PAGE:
What can the government do to boost the air freight industry?
The government’s role has to be that of a facilitator of trade and commerce which will benefit its own economy.
The role should be that of a gardener to create and maintain a fertile enviro-nment and framework to encourage healthy growth.
How important are digitalization and e-commerce for the industry?
It is digitization that has created such a mass market so quickly for the likes of e-tailers like Amazon.com, Alibaba and many others. Digitalization accelerates the processes from placing an order to have it delivered at the shortest possible time. It also allows trade to transcend across borders seamlessly. It also brings in efficiencies in inventory management and creates visibility of supply and demand. Those who don’t digitize will become extinct within a few years.
Do you think digitalization and the trucking industry in India has come of age or still has a long way to go?
Though digitization brings in a lot of internal efficiencies, it is the movement of relevant data across the whole supply chain that brings in the real value to shippers and consumers. I am not too close to the trucking industry in India, however, from what I can see is that there has been a lot of electronic platforms that are coming up which can optimize truck utilization and there by bringing better costs efficiencies that can add value to the overall chain.
The Indian trucking industry still has got to go a long way to be able to perform like their counterparts in other more developed economies. A lot of the setback for this industry in India is still rampant bureaucratic processes the operators have to go thru. Further digitization on the part of the regulators will have a positive impact.
Do you think digitalization can permeate the fragmented logistics industry in India?
Digitalization can definitely bring together fragmented activities together in any business. Reduction of human intervention, especially in India, can make the processes very efficient and responsive adding better transactional efficiencies.
Do you think the introduction of mobile solutions, including GPS enabled longitude-latitude coordinates in fleet management, will revolutionize things and provide end-to-end visibility besides convenience in business?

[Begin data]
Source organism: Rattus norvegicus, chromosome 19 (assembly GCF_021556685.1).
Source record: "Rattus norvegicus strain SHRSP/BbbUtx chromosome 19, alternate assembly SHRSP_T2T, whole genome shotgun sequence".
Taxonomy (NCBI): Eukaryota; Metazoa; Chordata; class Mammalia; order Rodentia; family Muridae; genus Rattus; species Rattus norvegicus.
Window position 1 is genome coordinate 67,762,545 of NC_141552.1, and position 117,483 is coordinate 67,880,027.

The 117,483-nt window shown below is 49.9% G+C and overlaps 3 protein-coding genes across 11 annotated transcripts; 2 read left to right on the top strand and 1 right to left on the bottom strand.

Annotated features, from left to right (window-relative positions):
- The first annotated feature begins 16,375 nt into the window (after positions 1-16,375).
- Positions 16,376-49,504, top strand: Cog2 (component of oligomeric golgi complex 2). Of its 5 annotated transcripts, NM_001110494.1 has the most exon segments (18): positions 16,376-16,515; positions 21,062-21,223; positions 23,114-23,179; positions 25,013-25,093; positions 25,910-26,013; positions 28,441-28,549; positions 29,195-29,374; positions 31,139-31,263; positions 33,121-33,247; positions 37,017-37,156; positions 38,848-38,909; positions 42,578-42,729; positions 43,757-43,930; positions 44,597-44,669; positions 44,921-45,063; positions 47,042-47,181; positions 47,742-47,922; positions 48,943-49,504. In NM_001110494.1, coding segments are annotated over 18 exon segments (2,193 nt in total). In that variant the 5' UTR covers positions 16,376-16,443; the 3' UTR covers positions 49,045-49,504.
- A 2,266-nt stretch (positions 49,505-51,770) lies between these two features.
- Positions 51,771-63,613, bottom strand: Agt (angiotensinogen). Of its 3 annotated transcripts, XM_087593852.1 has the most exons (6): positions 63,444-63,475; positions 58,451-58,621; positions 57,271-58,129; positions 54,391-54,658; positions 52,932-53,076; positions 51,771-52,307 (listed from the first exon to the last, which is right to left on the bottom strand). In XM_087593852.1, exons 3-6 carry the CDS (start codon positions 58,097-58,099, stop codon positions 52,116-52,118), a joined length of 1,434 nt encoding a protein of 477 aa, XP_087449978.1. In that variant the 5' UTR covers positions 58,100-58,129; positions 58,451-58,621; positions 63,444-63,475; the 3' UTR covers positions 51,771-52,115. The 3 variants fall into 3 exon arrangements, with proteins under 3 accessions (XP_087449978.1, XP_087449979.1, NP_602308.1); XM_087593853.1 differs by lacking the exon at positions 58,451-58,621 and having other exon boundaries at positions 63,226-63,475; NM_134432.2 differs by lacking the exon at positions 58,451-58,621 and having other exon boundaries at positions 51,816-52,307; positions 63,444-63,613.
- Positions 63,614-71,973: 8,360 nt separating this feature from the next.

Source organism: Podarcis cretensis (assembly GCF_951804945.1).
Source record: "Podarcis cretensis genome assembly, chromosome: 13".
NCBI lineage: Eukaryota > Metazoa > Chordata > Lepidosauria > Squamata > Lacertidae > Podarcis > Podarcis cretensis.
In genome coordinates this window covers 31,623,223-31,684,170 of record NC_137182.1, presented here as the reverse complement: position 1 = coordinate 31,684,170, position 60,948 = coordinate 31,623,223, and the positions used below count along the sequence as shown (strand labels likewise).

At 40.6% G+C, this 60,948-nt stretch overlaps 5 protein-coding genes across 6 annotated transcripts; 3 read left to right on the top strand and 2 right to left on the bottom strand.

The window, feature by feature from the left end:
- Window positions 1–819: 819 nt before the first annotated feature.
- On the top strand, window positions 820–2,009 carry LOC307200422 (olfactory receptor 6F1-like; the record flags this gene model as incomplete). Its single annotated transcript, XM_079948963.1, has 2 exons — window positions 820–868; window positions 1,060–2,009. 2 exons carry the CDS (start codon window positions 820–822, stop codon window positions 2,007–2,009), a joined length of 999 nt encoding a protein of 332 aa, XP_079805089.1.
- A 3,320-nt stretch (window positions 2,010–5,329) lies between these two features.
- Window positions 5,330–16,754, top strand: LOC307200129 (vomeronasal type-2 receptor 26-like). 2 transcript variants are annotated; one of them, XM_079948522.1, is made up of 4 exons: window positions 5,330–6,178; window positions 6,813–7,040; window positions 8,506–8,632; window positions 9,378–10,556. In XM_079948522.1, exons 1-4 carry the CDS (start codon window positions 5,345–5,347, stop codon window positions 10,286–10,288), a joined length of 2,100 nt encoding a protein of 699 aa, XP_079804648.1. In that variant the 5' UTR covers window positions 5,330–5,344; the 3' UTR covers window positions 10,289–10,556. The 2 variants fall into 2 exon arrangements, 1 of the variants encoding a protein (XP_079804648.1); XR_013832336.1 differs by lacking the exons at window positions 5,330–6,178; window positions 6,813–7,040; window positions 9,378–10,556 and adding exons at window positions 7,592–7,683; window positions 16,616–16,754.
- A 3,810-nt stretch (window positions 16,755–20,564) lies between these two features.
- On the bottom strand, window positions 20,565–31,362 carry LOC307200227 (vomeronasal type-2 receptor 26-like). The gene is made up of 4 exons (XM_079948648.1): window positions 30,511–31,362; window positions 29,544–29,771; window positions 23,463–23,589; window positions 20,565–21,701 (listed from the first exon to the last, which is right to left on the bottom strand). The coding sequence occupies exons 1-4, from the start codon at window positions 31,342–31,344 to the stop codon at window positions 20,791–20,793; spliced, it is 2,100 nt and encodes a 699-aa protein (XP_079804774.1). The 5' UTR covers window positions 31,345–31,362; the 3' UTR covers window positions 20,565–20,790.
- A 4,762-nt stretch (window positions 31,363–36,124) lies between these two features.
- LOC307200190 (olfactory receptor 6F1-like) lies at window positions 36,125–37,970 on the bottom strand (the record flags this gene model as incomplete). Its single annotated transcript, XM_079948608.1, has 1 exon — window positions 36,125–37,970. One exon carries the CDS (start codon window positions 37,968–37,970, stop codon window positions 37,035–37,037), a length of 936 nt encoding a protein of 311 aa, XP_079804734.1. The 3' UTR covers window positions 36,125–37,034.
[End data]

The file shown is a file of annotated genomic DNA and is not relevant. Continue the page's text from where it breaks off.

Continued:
Apps, GPS, etc., are today’s available tools that speed up transactions and also open up new markets for remote areas worldwide.
Geofencing facilitates quick and efficient access to areas where no proper addresses exist. It also allows people to track their shipments in real time.
Carriers as well as consumers benefit from this technology.
Ram Menen is a familiar name in the international air cargo industry thanks to his vision and unparalleled dedication at Emirates that helped transform it to become the world’s largest international cargo carrier.
After nearly 40 years in the air freight industry, Menen retired in June of 2013 as the divisional senior vice president cargo at Emirates SkyCargo. He was one of the original founding team of Emirates Airline and headed its cargo division since inception in October 1985.
An engineer from India, Menen began his career in aviation in 1976 at Kuwait Airways. He later moved to British Airways to head its cargo operations in Kuwait.
In 1984, he joined the Kuwaiti aviation group Alghanim Al Qutub Shipping Agencies, to set up and manage its airfreight-forwarding unit in Dubai. In 1985, Emirates then just starting, tapped him to lead its cargo division.
Under his leadership, Emirates spearheaded the conceptualisation and development of the LD-36 (AMF) type of ULD (Unit Load Device) which increased usable space on each lower deck pallet base by 33 percent. He also helped develop the cool dollies, extensively used at some airports to maintain the integrity of the cool chain on the ramp in hot climate.
Menen is also credited as one of the founding members of The International Air Cargo Association (TIACA), the international trade body representing the logistics and air freight sectors. He served as TIACA’s Vice President in 1993 and 1994 and as President, CEO and Chairman of the Board in 1995 and 1996, respectively. He continues to be involved with TIACA as a member of the Chairman’s Council.
He was also very active in IATA (International Air Transport Authority) and chaired the IATA Cargo Committee between 2008-2012. He also served as Vice President of CILT/UAE Chapter between 2008-2013.
Throughout his career in the air freight industry, Menen received numerous local and international awards.
In one of his interviews, Menen described his career in the industry “as an amazing ride” and “blessings one rarely gets.”